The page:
CLAT is a common, centralized test conducted primarily for admitting students to the National Law Universities in India. You can take this test after the 12th grade for the admission to the undergraduate program. This test can also be taken after the graduation for getting admission to the Master of Laws program. CLAT score is used by most of the private universities and colleges for admitting students to the legal courses. It is also used by Public Sector Undertakings for recruiting candidates for employment.
Before CLAT was introduced, the law schools in India were conducting their own entrance tests. The students had to take up each of these tests separately. The schedule of these tests often conflicted with various other entrance tests such as IIT-JEE (expanded as Indian Institutes of Technology Joint Entrance Examination) and AIPMT (expanded as All India Pre-Medical / Pre-Dental Entrance Test).
Students were facing a lot of difficulties in appearing for multiple tests. Finally, a Memorandum of Understanding (MoU) was signed by all the 16 National Law Universities in India (except for National Law University, Delhi) to admit students based on CLAT score. Common Law Admission Test is a two-hour computer-based test that consists of multiple choice objective type questions on Numerical Ability, Legal Aptitude, General knowledge, English Comprehension, Current affairs, Logical reasoning, etc.
Career Opportunities after obtaining LLB degree:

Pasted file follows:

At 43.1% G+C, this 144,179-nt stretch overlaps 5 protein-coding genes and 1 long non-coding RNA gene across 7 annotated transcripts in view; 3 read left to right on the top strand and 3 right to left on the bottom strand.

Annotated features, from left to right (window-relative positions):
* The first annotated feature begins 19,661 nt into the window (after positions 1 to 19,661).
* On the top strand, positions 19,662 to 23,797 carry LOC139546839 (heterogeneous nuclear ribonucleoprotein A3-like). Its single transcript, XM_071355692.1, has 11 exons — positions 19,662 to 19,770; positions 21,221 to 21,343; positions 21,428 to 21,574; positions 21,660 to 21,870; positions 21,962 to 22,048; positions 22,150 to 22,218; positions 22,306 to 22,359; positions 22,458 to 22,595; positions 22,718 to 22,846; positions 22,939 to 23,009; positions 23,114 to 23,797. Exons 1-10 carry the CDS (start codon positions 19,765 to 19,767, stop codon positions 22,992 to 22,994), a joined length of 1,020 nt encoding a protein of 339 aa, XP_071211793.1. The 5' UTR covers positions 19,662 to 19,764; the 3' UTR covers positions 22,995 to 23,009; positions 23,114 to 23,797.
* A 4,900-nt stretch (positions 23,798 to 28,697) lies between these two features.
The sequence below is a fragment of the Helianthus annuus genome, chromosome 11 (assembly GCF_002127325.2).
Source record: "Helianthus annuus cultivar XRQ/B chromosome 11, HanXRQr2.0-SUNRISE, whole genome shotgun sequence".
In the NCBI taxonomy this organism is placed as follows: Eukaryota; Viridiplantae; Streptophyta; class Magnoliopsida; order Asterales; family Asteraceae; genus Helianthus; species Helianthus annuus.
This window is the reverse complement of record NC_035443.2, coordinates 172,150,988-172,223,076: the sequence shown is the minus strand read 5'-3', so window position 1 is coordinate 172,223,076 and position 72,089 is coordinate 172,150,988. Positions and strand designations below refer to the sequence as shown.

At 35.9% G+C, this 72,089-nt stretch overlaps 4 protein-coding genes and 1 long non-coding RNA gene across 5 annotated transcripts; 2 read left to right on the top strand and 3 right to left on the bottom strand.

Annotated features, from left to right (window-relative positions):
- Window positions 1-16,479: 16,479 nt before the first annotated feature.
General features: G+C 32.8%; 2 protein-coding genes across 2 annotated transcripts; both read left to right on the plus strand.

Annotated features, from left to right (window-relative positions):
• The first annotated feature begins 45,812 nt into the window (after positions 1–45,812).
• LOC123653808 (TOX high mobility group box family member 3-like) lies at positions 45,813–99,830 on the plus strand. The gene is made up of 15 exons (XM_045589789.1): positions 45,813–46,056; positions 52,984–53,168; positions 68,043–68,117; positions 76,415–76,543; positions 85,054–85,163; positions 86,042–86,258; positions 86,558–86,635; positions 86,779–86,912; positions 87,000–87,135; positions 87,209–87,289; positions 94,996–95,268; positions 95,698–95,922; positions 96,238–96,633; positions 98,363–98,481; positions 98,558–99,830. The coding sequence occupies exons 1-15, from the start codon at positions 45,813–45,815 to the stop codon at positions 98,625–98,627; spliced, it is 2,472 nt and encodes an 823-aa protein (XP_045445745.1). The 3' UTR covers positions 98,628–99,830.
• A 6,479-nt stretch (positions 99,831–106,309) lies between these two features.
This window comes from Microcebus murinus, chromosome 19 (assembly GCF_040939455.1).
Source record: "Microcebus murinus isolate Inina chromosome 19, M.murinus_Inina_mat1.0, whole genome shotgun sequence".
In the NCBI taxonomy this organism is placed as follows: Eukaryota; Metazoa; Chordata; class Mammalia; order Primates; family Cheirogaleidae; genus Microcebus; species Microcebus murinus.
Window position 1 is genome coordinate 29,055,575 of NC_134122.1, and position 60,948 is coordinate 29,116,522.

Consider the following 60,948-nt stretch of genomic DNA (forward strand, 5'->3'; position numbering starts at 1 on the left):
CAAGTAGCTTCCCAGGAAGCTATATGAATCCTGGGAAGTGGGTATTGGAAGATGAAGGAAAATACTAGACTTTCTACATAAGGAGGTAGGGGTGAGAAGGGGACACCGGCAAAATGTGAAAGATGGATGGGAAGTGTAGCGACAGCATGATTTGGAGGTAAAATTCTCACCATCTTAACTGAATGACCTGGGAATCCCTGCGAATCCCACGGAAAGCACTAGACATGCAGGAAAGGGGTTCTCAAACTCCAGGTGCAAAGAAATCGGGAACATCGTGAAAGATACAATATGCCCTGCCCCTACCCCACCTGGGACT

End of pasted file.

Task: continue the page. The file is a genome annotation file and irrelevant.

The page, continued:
The law is an interesting career opportunity, especially now that Law is becoming an attractive option for many Indians across the country. The law is a prestigious professional field outside India and considered with great repute and respect. This does not mean that law is an unworthy profession in India; it is just a budding profession that is tardily but positively progressing to become a mainstream career option, like Engineering and Medical Sciences.
As mentioned earlier, every law aspirant would wish to crack the Common Law Aptitude Test (CLAT), which is an annual All-Indian Entrance Exam that opens gates to some of the elite government law universities, referred to as National Law Universities. While there are traditional law universities and private institutions, which offer law courses, National Law Universities are particularly targeting destinations of law aspirants.
The most prevalent course is the five years integrated undergraduate course, like B.A. LL.B. (Hons.) or BSc. LL.B. (Hons.) etc, but students may sit for entrance exams exclusively for LL.B. courses after finishing off with a bachelors’ degree. Once you are done with LL.B., you are set to sail through the world of legal professionals. Unlike the stereotypes that show a dismal picture for law graduates, there are ample of career options available to law graduates and these options are not necessarily confined to the traditional form of litigation.
Many scholars consider that a law degree’s true purpose is to serve the legal system and the most revered manner to do is the traditional form of Litigation. Enroll yourself in a State’s Bar Council and start practicing. It would be advantageous if you practice under the aegis of any well-established lawyer, who can provide you essential assistance.
Establishing oneself as a practicing lawyer can be difficult, if you have followed the traditional manner of litigation, however, once you have successfully established yourself, you can earn at par with great lawyers like Ram Jethmalani, Kapil Sibal, etc.
Judicial Service Exams:
Many law graduates aspire to take the path to the judiciary. They see themselves occupying the coveted seats of judges and delivering judgments. These aspirations cannot be achieved easily as one has to go through Judicial Service Exams, which are regularly conducted by High Courts of the country, to fill up seats of Magistrates, Civil Judges, Metropolitan Magistrates, etc.